Although I’ve mentioned it every so often, I think it’s worth bringing up again: I’m not too far removed from being a broke college angler looking for any quality fishing tackle I could find at a reasonable price. Throughout that process of paying my proverbial dues, I developed a big-time affinity for cool gear without having to empty my checking account. So when I run across something that fits this criteria, I make darn sure to test it and if it turns out to be quality, I certainly let all of our readers know. It doesn’t matter if you’re a millionaire or just scraping by—everyone appreciates and deserves a good deal, in my opinion.
With that being said, I’ve become a really big fan of Yo-Zuri Hybrid Fishing Line. I don’t know what in the world took me so long to try it out but I’m sure glad I did. Starting at $7.99 per 275-yard spool, I think it’s absolutely a line you should consider trying.
Let’s discuss it for a few minutes.
A hybrid in all the right ways
Yo-Zuri Hybrid Fishing Line is actually the only fishing line that molecularly bonds nylon and fluorocarbon during extrusion. This results in a very cool blend of sensitivity, abrasion resistance with a little bit of stretch included.
The main knock I hear about fluorocarbon is that it’s too stiff and as you increase the line diameter, it becomes more difficult to manage on both casting and spinning reels. For many fluorocarbons, I believe that’s a valid point. The big issue a lot of folks have with monofilament is that it’s too stretchy which, of course, affects sensitivity and hook-setting power. Again, in many cases, I can understand the gripes.
This Yo-Zuri Hybrid, however, is a great combinations of the best characteristics of both monofilament and fluorocarbon. You can fish it in cold weather without it becoming too stiff or brittle, the smaller pound-tests behave quite well on a spinning reel when used as a main line and you can also pitch around thick cover without worry of breaking off.
What I’ve really liked it for
If you’ve read any of my stuff, you’re well aware I love a dang crankbait. You will never, ever see me on the water without several crankbaits rigged and ready on my front deck. Maybe I’m weird but I sure love ‘em.
Fluorocarbon is a weird beast when cranking. I primarily throw a plug in the 4- to 6-foot range and if it’s a small crankbait I’ll use 12-pound fluorocarbon; if I’m throwing a big-bodied squarebill plug I’ll use 15- to 17-pound fluorocarbon. So while I do prefer fluorocarbon in most situations for cranking, I’ve also learned that each brand and model isn’t the same. Some are stiff, some are slinky and some will break if they even get within a few feet of a rock.
I’ve been using the Yo-Zuri Hybrid while cranking and it has been outstanding. It has the durability of fluorocarbon and enough sensitivity to detect subtle bites from lethargic bass but it’s also just stretchy enough to allow for a slight hesitation in my hookset. Instead of a stiffer fluoro letting me feel the bite right away and risk pulling the lure and hooks away from the bass, I’m able to delay my hookset by just a few milliseconds which ensures the bass gets as many trebles in its mouth as possible.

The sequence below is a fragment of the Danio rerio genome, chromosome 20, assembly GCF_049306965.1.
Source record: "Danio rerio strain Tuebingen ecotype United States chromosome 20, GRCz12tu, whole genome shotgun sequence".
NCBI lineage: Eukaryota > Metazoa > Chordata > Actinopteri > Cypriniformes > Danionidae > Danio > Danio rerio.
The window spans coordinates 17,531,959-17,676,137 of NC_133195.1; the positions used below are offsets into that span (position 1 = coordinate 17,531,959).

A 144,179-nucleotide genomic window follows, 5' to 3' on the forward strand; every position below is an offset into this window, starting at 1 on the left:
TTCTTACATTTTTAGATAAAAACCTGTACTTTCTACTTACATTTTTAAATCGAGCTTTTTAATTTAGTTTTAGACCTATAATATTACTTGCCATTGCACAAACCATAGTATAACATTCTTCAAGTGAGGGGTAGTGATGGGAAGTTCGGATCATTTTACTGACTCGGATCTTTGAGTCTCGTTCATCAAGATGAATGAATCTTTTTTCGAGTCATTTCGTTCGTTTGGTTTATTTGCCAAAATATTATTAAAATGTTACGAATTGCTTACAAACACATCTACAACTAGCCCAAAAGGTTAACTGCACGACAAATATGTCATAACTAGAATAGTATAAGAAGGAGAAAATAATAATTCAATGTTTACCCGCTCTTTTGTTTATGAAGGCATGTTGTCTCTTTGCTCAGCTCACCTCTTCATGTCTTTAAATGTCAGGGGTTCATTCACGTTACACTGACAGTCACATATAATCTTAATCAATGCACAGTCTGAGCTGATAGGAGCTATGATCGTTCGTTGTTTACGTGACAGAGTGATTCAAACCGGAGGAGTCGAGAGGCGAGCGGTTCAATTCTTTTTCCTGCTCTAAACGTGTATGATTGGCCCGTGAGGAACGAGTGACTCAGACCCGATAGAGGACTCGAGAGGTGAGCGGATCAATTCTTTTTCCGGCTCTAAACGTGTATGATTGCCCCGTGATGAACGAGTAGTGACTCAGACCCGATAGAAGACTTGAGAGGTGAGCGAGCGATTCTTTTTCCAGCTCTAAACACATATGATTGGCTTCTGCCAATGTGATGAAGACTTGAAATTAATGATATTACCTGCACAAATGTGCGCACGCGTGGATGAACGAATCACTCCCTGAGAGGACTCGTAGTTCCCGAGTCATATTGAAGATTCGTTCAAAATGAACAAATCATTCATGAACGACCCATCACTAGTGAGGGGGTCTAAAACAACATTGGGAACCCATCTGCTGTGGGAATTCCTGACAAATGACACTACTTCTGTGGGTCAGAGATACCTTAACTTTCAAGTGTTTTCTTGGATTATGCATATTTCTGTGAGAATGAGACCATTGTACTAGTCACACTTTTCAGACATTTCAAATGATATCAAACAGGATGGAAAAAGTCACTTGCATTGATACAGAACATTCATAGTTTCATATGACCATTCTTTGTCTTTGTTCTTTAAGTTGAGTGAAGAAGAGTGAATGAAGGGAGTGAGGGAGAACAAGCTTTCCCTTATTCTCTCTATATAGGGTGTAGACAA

So if you’re throwing a cranking and getting a bunch of short strikes or having an issue with setting the hook a bit too early, I strongly suggest trying a spool of this line in the diameters I mentioned. I’m willing to bet a lot of those short strikes are going to turn into caught fish due to the small bit of flexibility this line adds to the equation.
Handles well on the reel
I tend to have very little patience with coarse, memory-filled fishing lines. It’s just one of those pet peeves I have when it comes to fishing tackle. That’s why when I buy line, I usually splurge a little bit and get the best I can afford. If it avoids frustration and backlashes while I’m trying to catch fish, I believe it’s worth it.
Good news is, this Yo-Zuri Hybrid gives you very good manageability without breaking the bank. I’ve been cranking primarily with the 12-pound test as the temperatures drop and for a 275-yard spool, it only costs you $7.99. That’s an insane deal, in my opinion.
Usually when I see a similar price point on fishing line, however, I’m a little hesitant about the purchase—I think a lot of anglers are probably like that. But man, this stuff really behaves nicely on both spinning and casting reels. Once I get up to the 15-pound test, I’ll spray a little line conditioner on the spool about once a week because it can develop just a small bit of memory but if you think about it, what line doesn’t at the 15-pound mark? But the smaller diameters handle very similar to much higher-end and more expensive fishing lines without any special treatment.
As I mentioned earlier, I don’t know what took me so long to try this line and I’m a little embarrassed I didn’t try it sooner. I wouldn’t be afraid to use this stuff in a high-stakes tournament or in a fishery loaded with giant bass. I’ve developed a lot of confidence in it and I’m pretty excited to continue using it as I’m cranking away throughout the winter and prespawn months.
The Yo-Zuri Hybrid Fishing Line can be found at the following retailers: